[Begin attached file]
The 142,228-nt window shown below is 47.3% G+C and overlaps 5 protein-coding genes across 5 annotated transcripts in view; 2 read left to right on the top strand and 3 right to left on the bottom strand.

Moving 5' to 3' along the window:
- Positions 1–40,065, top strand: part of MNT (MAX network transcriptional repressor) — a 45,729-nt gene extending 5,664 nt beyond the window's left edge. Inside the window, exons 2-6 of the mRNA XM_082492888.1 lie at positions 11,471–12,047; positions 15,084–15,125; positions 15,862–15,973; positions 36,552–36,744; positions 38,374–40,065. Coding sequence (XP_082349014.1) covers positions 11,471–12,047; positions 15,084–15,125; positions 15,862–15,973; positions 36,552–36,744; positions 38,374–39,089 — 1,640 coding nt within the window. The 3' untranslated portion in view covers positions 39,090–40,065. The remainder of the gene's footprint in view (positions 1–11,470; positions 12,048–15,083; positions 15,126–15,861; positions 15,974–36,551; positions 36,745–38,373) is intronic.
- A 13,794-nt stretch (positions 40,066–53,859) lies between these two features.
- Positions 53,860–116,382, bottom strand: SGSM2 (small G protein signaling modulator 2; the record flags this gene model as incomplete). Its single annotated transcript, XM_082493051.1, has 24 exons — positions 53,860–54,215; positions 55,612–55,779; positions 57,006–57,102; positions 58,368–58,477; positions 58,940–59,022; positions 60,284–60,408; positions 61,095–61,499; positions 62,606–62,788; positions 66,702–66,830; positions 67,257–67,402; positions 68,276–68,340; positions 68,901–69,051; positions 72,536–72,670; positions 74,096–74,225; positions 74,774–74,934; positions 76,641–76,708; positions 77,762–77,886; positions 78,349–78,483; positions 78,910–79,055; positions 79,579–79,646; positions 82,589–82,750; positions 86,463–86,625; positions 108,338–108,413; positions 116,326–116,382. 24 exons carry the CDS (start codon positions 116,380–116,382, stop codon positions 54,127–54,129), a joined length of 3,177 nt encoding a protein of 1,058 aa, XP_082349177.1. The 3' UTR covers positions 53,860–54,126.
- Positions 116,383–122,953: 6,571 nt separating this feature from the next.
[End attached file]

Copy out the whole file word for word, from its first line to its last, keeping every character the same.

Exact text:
The 142,228-nt window shown below is 47.3% G+C and overlaps 5 protein-coding genes across 5 annotated transcripts in view; 2 read left to right on the top strand and 3 right to left on the bottom strand.

Moving 5' to 3' along the window:
- Positions 1–40,065, top strand: part of MNT (MAX network transcriptional repressor) — a 45,729-nt gene extending 5,664 nt beyond the window's left edge. Inside the window, exons 2-6 of the mRNA XM_082492888.1 lie at positions 11,471–12,047; positions 15,084–15,125; positions 15,862–15,973; positions 36,552–36,744; positions 38,374–40,065. Coding sequence (XP_082349014.1) covers positions 11,471–12,047; positions 15,084–15,125; positions 15,862–15,973; positions 36,552–36,744; positions 38,374–39,089 — 1,640 coding nt within the window. The 3' untranslated portion in view covers positions 39,090–40,065. The remainder of the gene's footprint in view (positions 1–11,470; positions 12,048–15,083; positions 15,126–15,861; positions 15,974–36,551; positions 36,745–38,373) is intronic.
- A 13,794-nt stretch (positions 40,066–53,859) lies between these two features.
- Positions 53,860–116,382, bottom strand: SGSM2 (small G protein signaling modulator 2; the record flags this gene model as incomplete). Its single annotated transcript, XM_082493051.1, has 24 exons — positions 53,860–54,215; positions 55,612–55,779; positions 57,006–57,102; positions 58,368–58,477; positions 58,940–59,022; positions 60,284–60,408; positions 61,095–61,499; positions 62,606–62,788; positions 66,702–66,830; positions 67,257–67,402; positions 68,276–68,340; positions 68,901–69,051; positions 72,536–72,670; positions 74,096–74,225; positions 74,774–74,934; positions 76,641–76,708; positions 77,762–77,886; positions 78,349–78,483; positions 78,910–79,055; positions 79,579–79,646; positions 82,589–82,750; positions 86,463–86,625; positions 108,338–108,413; positions 116,326–116,382. 24 exons carry the CDS (start codon positions 116,380–116,382, stop codon positions 54,127–54,129), a joined length of 3,177 nt encoding a protein of 1,058 aa, XP_082349177.1. The 3' UTR covers positions 53,860–54,126.
- Positions 116,383–122,953: 6,571 nt separating this feature from the next.